Much of the modern pagan world–Celtic (or, more specifically, Irish) in focus or not–sees today as Imbolc, and the feast of the goddess Brigit (or Brigid). Every pagan, it seems, has at least heard her name; and while many Irish Americans might be ignorant of her, as the lead-in to the following article indicates rather plainly, she’s by no means unheard of in Ireland either.
Sacred Source now has a Brigit statue that is more fitting to her polytheistic nature (and which happens to be on sale at the moment!). The write-up on her is not quite right, of course, but nonetheless…But, some of you may be asking: “what do you mean by that?” Brigit is not a singular goddess, except for in the minds of monistic-thinking scholars and practitioners. If you want to know more about this topic, have a look at this post from last year. And if you’d like to read a poem for Brigit and Darlugdach, to bring in some queer angles to the whole thing (and ones that are also celebrated on this day), that’s here, too!
But of course, one of the main festivals that I celebrate on this day is not for Brigit, but for the son of Lug, Cú Chulainn, who fought his deadly combat with his foster-brother and lover Fer Diad on this day (or around this time). I’ve talked about that here. Just as at Lugnasad, when many people celebrate Lug, I observe a celebration for Brigit’s three children, the Three Gods of Skill (Trí Dee Dána), so it only seems fair that the reverse also happens on the day honoring Brigit. This is not simply contrariness (although even that is often useful, simply to highlight important things people might be missing), this is mainly due to the fact that I am far closer to Cú Chulainn and the Trí Dee Dána than I am to either of those children’s parent deities–no, Lug and Brigit are not entirely outside my experience, but like so many things in which deities are involved as actual beings outside of one’s own perceptions or mental processes, there is a difference between interest and desire for particular relationships and the actualities involved. I don’t think Lug or Brigit “dislike” me, but I also know I’m not high on their respective lists of honored devotees…and, I’m all right with that, and I suspect they are as well given how much I honor their children. Of course, this is also subject to change, but as of right this moment, that’s how things stand.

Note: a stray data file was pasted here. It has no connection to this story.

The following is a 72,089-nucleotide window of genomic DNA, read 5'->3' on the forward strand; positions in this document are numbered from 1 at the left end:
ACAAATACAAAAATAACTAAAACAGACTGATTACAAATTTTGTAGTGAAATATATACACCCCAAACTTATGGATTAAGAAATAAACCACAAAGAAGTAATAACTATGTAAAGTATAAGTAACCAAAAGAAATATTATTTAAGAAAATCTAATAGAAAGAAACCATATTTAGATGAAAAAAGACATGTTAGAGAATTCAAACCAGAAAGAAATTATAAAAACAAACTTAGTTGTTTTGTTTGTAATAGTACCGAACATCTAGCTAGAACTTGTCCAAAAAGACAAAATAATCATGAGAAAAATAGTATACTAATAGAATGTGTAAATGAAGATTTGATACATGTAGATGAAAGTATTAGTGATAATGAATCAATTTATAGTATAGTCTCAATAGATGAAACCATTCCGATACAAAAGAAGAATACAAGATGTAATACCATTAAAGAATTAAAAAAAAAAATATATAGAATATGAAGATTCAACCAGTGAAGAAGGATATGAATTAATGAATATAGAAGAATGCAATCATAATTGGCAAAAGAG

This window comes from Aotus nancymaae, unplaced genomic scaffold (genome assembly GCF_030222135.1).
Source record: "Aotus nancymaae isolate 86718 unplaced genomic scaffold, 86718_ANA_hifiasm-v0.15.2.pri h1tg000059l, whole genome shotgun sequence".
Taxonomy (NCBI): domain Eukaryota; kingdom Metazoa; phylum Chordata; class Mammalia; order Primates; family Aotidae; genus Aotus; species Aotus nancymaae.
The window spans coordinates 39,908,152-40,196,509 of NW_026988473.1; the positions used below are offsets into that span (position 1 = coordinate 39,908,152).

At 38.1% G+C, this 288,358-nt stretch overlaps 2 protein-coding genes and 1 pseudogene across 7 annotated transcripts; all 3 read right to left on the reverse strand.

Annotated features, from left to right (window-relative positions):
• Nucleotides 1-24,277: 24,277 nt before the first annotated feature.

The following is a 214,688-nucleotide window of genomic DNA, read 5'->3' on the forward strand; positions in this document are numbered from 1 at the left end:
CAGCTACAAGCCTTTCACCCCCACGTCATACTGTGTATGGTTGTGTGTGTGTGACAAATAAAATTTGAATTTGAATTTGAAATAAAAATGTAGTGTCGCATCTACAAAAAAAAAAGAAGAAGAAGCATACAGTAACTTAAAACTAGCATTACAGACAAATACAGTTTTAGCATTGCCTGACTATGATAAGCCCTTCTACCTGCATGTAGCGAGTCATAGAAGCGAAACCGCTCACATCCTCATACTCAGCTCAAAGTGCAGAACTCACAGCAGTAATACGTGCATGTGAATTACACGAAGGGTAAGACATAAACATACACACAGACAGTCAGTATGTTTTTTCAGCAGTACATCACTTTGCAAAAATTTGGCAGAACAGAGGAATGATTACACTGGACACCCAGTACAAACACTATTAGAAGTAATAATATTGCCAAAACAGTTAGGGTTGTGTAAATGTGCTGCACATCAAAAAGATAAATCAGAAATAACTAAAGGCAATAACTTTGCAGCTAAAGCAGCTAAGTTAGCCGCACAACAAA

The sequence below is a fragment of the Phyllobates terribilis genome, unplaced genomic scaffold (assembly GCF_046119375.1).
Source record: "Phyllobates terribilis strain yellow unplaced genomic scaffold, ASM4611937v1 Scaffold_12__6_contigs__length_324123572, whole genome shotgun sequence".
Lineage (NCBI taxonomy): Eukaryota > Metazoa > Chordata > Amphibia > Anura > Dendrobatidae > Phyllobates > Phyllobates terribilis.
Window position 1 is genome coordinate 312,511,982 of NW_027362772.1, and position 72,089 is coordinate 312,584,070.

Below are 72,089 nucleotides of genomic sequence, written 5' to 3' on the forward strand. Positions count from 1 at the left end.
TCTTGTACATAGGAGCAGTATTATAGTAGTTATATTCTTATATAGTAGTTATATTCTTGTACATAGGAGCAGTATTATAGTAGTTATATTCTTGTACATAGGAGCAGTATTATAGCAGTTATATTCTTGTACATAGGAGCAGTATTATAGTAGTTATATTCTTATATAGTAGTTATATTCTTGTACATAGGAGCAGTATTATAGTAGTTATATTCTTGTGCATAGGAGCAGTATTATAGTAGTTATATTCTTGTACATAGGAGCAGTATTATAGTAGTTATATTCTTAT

Hence, my parenthetical subject line above: “Won’t Someone Think Of The Children?!?” That’s pretty much one of the main things I do in my polytheist practices, especially if children end up dying…And, while the Trí Dee Dána seem rather grown-up when they end up dying (and for gods, who knows what that age would actually be!), Cú Chulainn always dies young and seems like the eternal boy of the Ulaid when he does die, even though it is at about age 27 that he dies.
Whether you go with Brigit or Cú Chulainn on this day, though, keep in mind that Imbolc does not mean “ewe’s milk,” “in the belly,” or anything else (other than, perhaps, “washing oneself”); the nearest translation of it that actually makes sense of the linguistic form it has in its earliest appearances is “butter-wolf,” and that relates perfectly to certain aspect of the wider range of Brigit figures, like Bríg Ambue (“Brigit of the Cowless Warrior”), which plays into the entire werewolf complex of beliefs and social structures in many premodern societies…and that, of course, relates to Lupercalia, which is coming up in exactly two weeks…at PantheaCon this year! (On which, more in a moment!)
This video captures some of the various matters discussed above in figurative and literal ways that are somewhat intriguing to me…
If only that wolf would be the one that Sarah Palin hunts…!?!